He explained that; Cancer grows slowly (over time) but the effects of exposure to enough radiation, could only present years later, affecting and changing cells in the body, and won’t necessarily be a problem at the time. And, because I’ve had so much imaging of my head, though not specifically in the region of my neck I.e. Thyroid, he wouldn’t rule it out as it’s close enough to have an effect. Regardless of my biopsies coming back benign last year, he explained that, when the biopsy is done, they only take a small portion of cells from a nodule, using a thin needle and don’t test the entire nodule. Also, not every nodule is checked and tested, therefore, if you were to have Cancer/suspicious cells, you’d normally find out when it’s progressed to a stage of affecting you in worse ways.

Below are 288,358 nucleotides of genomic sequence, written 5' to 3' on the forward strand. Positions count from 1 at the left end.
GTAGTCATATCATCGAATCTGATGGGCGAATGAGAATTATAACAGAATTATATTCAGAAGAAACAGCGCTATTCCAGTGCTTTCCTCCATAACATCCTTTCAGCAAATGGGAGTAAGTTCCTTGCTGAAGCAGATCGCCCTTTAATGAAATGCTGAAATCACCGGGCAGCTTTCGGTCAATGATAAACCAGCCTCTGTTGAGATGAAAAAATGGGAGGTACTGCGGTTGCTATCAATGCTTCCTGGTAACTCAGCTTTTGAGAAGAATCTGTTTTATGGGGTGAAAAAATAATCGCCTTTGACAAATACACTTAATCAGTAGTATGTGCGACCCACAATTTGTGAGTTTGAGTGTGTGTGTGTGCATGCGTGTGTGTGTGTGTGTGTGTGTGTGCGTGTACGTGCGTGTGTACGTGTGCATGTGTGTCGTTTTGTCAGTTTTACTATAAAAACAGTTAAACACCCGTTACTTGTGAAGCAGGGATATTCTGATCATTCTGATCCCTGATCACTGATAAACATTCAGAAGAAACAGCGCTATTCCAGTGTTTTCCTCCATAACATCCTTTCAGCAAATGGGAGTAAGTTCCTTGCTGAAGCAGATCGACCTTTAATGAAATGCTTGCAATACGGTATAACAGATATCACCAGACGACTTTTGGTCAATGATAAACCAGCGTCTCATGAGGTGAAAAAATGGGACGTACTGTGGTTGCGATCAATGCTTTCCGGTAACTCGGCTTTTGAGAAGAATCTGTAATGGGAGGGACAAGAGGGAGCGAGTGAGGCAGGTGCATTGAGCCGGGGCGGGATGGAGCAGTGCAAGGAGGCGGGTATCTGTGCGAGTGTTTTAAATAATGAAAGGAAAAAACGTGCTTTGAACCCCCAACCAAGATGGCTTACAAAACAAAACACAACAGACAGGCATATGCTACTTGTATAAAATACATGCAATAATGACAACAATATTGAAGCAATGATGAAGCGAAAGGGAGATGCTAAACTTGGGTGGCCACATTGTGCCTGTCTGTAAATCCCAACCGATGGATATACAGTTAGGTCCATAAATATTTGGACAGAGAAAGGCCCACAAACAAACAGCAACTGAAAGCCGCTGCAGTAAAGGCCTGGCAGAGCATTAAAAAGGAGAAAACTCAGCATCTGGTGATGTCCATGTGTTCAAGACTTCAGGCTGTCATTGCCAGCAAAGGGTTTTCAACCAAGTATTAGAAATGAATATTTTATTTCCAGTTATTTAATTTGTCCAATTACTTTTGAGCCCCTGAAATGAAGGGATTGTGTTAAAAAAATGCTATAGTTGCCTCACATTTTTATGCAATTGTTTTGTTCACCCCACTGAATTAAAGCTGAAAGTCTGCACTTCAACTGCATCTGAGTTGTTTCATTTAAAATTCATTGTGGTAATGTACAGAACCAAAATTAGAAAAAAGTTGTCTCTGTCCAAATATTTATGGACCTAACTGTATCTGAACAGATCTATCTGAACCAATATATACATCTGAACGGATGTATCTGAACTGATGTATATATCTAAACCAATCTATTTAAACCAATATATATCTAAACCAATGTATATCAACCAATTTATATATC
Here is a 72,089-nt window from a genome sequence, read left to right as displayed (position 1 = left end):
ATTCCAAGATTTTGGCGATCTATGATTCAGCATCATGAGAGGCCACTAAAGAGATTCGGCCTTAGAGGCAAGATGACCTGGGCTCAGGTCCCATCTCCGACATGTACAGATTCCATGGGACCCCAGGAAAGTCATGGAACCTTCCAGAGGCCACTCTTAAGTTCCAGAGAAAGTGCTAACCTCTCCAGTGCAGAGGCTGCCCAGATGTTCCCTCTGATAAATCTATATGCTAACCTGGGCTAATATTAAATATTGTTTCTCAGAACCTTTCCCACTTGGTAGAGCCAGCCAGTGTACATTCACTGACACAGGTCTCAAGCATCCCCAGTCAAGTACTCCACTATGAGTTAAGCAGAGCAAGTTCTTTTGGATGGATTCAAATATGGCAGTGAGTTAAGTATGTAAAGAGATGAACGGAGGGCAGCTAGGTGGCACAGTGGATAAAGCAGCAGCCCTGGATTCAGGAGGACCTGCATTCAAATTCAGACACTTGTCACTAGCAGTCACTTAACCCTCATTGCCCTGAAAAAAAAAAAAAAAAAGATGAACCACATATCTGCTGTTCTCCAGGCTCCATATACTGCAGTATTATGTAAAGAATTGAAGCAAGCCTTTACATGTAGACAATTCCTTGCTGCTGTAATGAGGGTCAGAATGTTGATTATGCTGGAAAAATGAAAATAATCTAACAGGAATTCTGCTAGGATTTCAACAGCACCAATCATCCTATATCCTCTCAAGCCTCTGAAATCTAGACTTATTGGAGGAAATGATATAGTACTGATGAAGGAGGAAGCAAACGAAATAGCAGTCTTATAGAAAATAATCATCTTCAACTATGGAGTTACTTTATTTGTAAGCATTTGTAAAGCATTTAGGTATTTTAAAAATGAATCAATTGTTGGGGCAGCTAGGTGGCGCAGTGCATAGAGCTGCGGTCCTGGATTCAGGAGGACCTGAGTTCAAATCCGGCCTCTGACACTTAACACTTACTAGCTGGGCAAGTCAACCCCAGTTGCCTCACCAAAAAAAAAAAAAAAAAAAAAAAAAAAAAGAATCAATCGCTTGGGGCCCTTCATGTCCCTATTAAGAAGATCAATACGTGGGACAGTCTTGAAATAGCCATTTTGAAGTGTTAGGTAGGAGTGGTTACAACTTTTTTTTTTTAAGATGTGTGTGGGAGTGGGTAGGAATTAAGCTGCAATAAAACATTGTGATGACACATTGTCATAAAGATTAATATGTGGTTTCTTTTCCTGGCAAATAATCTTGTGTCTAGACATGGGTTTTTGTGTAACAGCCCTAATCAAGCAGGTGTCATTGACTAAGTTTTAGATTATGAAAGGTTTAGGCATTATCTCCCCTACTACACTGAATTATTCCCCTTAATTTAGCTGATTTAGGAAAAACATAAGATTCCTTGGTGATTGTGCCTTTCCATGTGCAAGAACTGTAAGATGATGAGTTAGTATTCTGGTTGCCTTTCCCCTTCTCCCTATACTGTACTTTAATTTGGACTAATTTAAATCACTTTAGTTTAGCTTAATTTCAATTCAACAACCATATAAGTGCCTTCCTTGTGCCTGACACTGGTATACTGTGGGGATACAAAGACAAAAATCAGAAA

Nodules are classified accordingly: 

  • TI-RADS 1 – Benign 
  • TI-RADS 2 – Not suspicious 
  • TI-RADS 3 – Mildly suspicious 
  • TI-RADS 4 – Moderately suspicious 
  • TI-RADS 5 – Highly suspicious 

My nodules are TIRADS-4, which will “require regular follow-up ultrasounds to monitor their progress, for the rest of my life“. Also, this is part of the “further indicators” I mentioned above. When I asked him if the biopsies coming back as benign last year was any indication of it not needing to be done again so soon, he said; “There’s no hard limit on how many times, or how often, these biopsies should or can be done”. (Something the first surgeon dismissed, as she didn’t think it necessary, given the result was benign a year ago!).